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Carers’ employment rights – is your business doing enough?


Carers' employment rightsCarers’ employment rights are acknowledged by most employers but are not always upheld in practice.

A quarter of working, non-professional carers responding to a survey by Carers UK in 2013 (State of Caring Survey) said that although their employer was sympathetic, they did not offer support.

Employers who responded to an Employers for Carers Business Benefits survey in 2012 showed that just over half of them dealt with carer support on a case-by-case basis. A flexible approach might be the most sensible one for your business, but is it enough to avoid problems and retain valuable staff?

There are currently 315,000 working age carers who have left work and remain out of employment according to research by the London School of Economics*. Research has also shown that a significant number of out-of-work people who are carers say they have difficulty returning to the workplace. The Government is keen to ensure that carers are given support to stay in work or return to work, if they wish to do so. Are you doing enough for your employees?

Carers’ employment rights in the workplace

Carers have the following statutory employment rights:

#1. Right to unpaid leave

An employee is entitled under the Employment Rights Act 1996 to time off during working hours:
(a) to provide assistance if a dependant is ill,injured or assaulted or gives birth,
(b) to make arrangements for the care of a dependant who is ill or injured,
(c) in relation to the death of a dependant,
(d) due to an unexpected disruption or termination of arrangements for the care of a dependant,
(e) to deal with an incident involving a child of the employee that occurs whilst the child is attending an educational establishment.

#2. Right to request flexible working

The Work and Families Act 2006 extended the right to request flexible working arrangements to carers. Previously it only applied to parents with young children.
Regulations that cover flexible working arrangements say if the employee submits a carefully prepared application for flexible working, the employer must follow a set procedure to ensure the request is properly considered. The employer can refuse permission provided that there is a recognised business ground for the refusal.

Are employers guilty of discrimination if they refuse flexible working?

If an employer refuses flexible working to an employee or makes it very difficult to work flexibly that could be a form of discrimination by association. If you’re going to refuse consent to a flexible working request on the basis of a recognised business ground it’s important to consider your business policies. If you haven’t got a policy to back up a refusal you might be in difficulty defending a discrimination claim.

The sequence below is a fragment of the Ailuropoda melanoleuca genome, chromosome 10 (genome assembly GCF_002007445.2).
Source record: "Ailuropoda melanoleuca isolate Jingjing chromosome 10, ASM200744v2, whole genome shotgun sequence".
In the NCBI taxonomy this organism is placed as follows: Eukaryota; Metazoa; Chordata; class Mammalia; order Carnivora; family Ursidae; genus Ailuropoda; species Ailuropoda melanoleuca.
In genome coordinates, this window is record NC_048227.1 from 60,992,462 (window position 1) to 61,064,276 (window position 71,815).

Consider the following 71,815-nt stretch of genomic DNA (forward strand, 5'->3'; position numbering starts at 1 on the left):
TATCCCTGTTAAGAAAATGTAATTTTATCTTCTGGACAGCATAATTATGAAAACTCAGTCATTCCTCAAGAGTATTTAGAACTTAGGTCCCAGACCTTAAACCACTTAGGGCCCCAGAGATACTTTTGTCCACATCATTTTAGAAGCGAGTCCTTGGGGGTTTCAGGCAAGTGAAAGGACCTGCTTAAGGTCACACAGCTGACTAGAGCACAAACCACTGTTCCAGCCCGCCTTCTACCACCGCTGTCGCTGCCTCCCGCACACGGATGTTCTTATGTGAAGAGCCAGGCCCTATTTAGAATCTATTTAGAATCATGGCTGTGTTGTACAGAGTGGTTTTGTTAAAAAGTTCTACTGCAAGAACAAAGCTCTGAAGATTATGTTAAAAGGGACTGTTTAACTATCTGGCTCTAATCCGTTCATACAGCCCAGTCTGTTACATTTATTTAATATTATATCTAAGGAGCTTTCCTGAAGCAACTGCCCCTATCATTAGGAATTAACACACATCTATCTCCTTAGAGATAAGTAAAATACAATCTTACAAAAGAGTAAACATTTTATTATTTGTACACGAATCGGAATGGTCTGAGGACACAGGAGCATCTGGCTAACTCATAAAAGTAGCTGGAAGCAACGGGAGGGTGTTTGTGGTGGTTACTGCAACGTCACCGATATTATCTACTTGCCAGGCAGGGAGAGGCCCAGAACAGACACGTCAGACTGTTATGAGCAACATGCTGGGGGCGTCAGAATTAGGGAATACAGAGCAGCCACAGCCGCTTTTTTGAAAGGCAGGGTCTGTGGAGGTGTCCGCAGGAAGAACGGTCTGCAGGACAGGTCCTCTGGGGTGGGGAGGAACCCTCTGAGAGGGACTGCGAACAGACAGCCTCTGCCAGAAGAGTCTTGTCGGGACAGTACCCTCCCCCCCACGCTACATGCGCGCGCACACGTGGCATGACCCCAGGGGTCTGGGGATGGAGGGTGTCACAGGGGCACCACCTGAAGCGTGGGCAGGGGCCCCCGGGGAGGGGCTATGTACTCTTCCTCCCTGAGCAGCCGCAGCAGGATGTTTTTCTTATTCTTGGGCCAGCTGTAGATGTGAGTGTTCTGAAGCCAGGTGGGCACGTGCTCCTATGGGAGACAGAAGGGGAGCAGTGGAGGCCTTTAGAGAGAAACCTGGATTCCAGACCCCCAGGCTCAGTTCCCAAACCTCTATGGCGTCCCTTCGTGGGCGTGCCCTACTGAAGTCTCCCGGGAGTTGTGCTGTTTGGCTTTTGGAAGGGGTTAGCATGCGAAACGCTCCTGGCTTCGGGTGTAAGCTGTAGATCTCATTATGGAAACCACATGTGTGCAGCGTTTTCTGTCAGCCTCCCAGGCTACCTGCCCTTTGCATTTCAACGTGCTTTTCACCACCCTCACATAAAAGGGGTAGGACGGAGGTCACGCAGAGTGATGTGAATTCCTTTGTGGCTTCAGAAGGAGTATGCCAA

The Equality Act 2010 gives protection to people with protected characteristics such as a disability. The Act also confirms the principle that a person can be the victim of discrimination even though they don’t have a protected characteristic. Someone associated with a person who has protected characteristics could allege discrimination. This means that it’s possible for a carer who has been unreasonably refused flexible working to claim discrimination under The Equality Act because they care for someone who has a protected characteristic.

What could employers do to support carers in the workplace?

These are some of the things employers could be doing to support carers’ employment rights:

  • Reviewing their employment policies to ensure they are fit for purpose
  • Examining what further measures they can implement to encourage support for staff who are juggling the dual roles of worker and carer
  • Checking the ACAS Code of Practice on Flexible Working published in 2014

Avoid losing valuable skills from the workforce

The peak age for caring for a relative is said to be between 45 – 65 years. That coincides with the age group of employees who are likely to be the most skilled and experienced in the workforce. Increasing support in the workplace for carers can have a very positive effect on employees’ performance and morale. It should be considered by employers as an essential part of their HR strategy.

Setting Up A Carers’ Network In The Workplace
Increasing numbers of employers are taking seriously the need to offer better to support to workers. Setting up a Carers’ Network within an organisation is a useful way to encourage a supportive environment. It may also help to ensure your organisation complies with carers’ employment rights.

We can help you set up an effective workplace network for carers. We provide training and information in-house for employers and employees for improving support for working carers.
Book a course or request a FREE information pack here – fill in the form below.

*Pickard, L.,
Public expenditure costs of carers leaving employment
(2012) LSE Health & Social Care, London School of Economics and Political Science


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